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La Real Cárcel de la Habana.

La Real Cárcel de la Habana. A comienzos del siglo XIX, el capitán general Tacón promovió diversas obras para la capital cubana, entre ellas una que no ha llegado a nuestros días, demolida en 1935 conservando solo la capilla y unas cuatro celdas, se le llamó “Cárcel nueva”, ubicada en la ciudad de extramuros, junto al paseo del Prado, cercano al castillo de La Punta, en el año 1834 y su arquitecto fue Miguel Pastor. Joaquín Weiss, citando a Jacobo de La Pezuela, la describe: como “un cuadrilongo de 80 varas de frente, 110 varas de fondo y 20 de alto, capaz de albergar a 2000 hombres”. La parte que daba a la calle Zulueta se destinó a cuartel para 1000 soldados. El edificio inicialmente… More
At the beginning of the 1935th century, the captain General Heel promoted various works for the Cuban capital, including one that has not arrived today, demolished in 1935 keeping only the chapel and about four cells, was called ′′ New Jail «, located in the city of extramuros, next to the walk of Prado, near the castle of La Punta, in 1834 and its architect was Miguel Pastor. Joaqu nn Weiss, quoting Jacobo de La Pezuela, describes her as ′′ a quadrilongo of 80 front rods, 110 bottom rods and 20 tall, capable of hosting 2000 men «. La Zulueta street part went to barracks for 1000 soldiers. The building initially had two floors on Zulueta Street and one on the Prado, it had between 1863 and 1900 various expansions, as we can see from the images, equalling in height across its perimeter. It arises from the demolition of the former Havana prison, located extramuros, very close to the fortress of San Salvador de La Punta, and built during the rule of Captain General Miguel Tac ónn. In that prison they kept prison or executed numerous political personalities of the colony, whose memory is perpetuated in the small temple that formed part of the building, and of which whatever the chapel and four Bartolin cells are preserved. Among those patriots, first figure José Mart í, who kept prison in one of his cells for several months in the 1869 s and 1870 s, while he had to perform terrible hard labor in the San Lazarus quarries. As a monument, its existence can be traced back to the 30 s of the 30th century, when efforts by the first Historian of the City, Emilio Roig of Leuchsenring, allowed the remains to be permanently integrated years later into the cultural project of the Park of The Martyrs, made by a group of important Cuban artists, including José Sucre, creator of the sculptures of fountains, alongside Rita Longa, and Domingo Ravenet, who painted the vault and walls of the chapel. After its restoration by the Office of the Historian of the City of Havana in 1997, a permanent exhibition was opened in it to worship Cubans who suffered there, also exposed chains and shackles used there, and the bronze claws that held the Royal Jail of Havana. Sources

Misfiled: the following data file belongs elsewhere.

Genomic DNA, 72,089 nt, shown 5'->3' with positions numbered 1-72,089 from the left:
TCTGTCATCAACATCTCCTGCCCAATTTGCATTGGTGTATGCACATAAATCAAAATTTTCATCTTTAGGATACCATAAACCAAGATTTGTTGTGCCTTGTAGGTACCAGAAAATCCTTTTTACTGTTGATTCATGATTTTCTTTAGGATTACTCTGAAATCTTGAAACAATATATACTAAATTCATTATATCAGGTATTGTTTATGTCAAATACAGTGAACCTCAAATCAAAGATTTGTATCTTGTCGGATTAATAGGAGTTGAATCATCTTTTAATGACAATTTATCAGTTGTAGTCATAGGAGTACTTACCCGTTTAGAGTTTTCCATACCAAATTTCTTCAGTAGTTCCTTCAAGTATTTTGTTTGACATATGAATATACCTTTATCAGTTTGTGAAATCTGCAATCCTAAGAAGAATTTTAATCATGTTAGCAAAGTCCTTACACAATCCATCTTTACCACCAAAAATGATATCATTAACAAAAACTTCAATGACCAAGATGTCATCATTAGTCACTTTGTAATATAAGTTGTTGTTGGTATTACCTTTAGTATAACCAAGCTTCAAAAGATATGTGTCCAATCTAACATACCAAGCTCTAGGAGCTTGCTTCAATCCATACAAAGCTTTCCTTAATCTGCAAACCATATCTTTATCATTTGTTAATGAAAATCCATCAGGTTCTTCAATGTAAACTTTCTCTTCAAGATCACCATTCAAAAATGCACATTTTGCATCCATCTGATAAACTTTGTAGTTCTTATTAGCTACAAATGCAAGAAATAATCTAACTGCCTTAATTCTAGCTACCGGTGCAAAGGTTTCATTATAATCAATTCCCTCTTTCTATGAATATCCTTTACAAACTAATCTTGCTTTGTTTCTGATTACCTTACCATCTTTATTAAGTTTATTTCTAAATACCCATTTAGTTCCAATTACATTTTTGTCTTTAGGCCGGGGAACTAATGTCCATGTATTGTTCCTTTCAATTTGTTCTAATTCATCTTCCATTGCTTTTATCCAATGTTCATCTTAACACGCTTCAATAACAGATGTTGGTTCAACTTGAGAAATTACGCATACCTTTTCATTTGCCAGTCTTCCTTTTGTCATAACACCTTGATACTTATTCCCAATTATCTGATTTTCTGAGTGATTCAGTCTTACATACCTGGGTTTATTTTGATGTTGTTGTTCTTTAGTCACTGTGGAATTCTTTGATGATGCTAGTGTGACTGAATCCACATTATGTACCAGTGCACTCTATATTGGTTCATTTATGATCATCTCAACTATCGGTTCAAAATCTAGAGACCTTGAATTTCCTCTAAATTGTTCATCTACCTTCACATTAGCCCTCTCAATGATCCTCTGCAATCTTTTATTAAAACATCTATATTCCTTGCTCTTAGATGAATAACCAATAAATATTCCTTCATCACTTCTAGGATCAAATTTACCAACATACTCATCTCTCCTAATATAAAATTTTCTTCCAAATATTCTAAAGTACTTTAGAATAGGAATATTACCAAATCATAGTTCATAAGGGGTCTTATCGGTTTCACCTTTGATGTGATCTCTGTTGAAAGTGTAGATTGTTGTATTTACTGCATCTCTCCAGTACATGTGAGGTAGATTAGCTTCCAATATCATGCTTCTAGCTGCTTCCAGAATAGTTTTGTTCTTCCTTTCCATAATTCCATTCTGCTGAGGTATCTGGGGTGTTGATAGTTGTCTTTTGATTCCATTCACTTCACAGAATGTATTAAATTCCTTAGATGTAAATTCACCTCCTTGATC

Heritage Havana. Havana Royal Jail Monument.
Jose Mart í Casa Natal Museum, Jail. ·

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